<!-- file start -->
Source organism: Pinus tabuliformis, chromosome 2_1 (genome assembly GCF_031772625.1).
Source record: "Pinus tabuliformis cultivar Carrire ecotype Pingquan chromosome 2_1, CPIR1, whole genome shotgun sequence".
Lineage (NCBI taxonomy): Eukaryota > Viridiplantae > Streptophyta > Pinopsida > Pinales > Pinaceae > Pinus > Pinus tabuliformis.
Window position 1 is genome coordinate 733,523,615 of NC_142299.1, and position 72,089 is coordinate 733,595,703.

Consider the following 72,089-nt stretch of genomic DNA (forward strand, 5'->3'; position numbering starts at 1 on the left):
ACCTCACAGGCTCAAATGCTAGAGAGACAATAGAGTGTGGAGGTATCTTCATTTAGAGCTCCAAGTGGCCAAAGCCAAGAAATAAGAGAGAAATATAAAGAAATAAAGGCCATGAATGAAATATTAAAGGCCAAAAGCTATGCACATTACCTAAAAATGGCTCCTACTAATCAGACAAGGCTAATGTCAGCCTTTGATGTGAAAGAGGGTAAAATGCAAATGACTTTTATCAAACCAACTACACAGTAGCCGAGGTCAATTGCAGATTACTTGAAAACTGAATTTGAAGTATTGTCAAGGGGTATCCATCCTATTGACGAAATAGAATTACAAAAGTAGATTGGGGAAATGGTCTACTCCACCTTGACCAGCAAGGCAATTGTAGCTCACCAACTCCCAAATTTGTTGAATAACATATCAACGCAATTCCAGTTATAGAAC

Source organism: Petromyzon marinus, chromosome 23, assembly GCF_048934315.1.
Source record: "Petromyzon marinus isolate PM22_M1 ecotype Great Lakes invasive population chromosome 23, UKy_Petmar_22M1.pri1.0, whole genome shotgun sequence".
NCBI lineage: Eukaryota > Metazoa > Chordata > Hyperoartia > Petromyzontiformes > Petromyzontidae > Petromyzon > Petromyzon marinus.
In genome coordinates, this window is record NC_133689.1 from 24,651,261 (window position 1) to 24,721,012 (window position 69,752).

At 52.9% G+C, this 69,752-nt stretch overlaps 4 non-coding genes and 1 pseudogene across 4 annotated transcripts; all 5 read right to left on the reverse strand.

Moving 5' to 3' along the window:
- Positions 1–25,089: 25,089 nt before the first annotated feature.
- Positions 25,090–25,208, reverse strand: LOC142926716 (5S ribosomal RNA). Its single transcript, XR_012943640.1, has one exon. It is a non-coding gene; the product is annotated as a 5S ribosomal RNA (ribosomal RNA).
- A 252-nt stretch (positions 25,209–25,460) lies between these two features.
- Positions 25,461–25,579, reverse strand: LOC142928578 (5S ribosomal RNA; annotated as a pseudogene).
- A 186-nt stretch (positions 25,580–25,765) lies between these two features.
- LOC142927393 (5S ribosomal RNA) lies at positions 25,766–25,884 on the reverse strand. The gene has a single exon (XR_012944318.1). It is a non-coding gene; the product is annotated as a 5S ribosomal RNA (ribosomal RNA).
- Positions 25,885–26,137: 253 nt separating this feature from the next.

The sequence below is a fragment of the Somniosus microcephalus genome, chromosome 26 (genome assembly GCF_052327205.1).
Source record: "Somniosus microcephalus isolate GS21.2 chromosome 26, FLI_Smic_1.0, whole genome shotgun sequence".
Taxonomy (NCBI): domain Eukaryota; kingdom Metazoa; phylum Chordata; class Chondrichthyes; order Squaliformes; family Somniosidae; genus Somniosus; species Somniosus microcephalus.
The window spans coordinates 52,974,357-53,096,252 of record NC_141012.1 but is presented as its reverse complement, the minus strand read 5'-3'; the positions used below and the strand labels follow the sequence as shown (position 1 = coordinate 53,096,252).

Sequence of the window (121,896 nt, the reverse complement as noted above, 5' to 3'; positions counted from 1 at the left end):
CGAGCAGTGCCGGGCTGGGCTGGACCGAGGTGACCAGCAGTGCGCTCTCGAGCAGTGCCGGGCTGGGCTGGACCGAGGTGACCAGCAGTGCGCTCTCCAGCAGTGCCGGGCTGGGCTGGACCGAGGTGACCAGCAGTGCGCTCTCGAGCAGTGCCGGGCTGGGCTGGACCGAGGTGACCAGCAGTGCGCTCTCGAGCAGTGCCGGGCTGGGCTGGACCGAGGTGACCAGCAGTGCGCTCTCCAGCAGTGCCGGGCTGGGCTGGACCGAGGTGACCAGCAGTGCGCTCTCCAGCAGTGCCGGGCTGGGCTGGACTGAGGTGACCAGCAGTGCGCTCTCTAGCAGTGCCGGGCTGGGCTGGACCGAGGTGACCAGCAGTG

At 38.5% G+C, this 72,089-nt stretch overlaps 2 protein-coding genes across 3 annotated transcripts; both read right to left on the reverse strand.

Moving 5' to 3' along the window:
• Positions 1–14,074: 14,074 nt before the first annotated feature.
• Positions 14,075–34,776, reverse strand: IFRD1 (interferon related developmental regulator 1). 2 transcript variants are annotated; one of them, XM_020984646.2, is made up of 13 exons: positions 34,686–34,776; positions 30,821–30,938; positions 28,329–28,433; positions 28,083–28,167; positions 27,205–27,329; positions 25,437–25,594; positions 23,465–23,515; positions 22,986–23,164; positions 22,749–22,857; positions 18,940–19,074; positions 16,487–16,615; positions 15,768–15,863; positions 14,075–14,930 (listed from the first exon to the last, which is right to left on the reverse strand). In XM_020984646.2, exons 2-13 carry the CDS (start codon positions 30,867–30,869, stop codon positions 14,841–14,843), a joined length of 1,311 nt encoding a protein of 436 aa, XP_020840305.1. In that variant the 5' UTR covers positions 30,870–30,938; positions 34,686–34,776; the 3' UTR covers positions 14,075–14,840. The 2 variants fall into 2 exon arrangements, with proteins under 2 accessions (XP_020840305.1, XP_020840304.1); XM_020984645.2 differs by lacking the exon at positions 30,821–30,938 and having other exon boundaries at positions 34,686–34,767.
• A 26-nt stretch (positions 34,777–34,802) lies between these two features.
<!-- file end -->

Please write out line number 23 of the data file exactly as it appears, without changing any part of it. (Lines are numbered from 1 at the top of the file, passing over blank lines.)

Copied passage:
The window spans coordinates 52,974,357-53,096,252 of record NC_141012.1 but is presented as its reverse complement, the minus strand read 5'-3'; the positions used below and the strand labels follow the sequence as shown (position 1 = coordinate 53,096,252).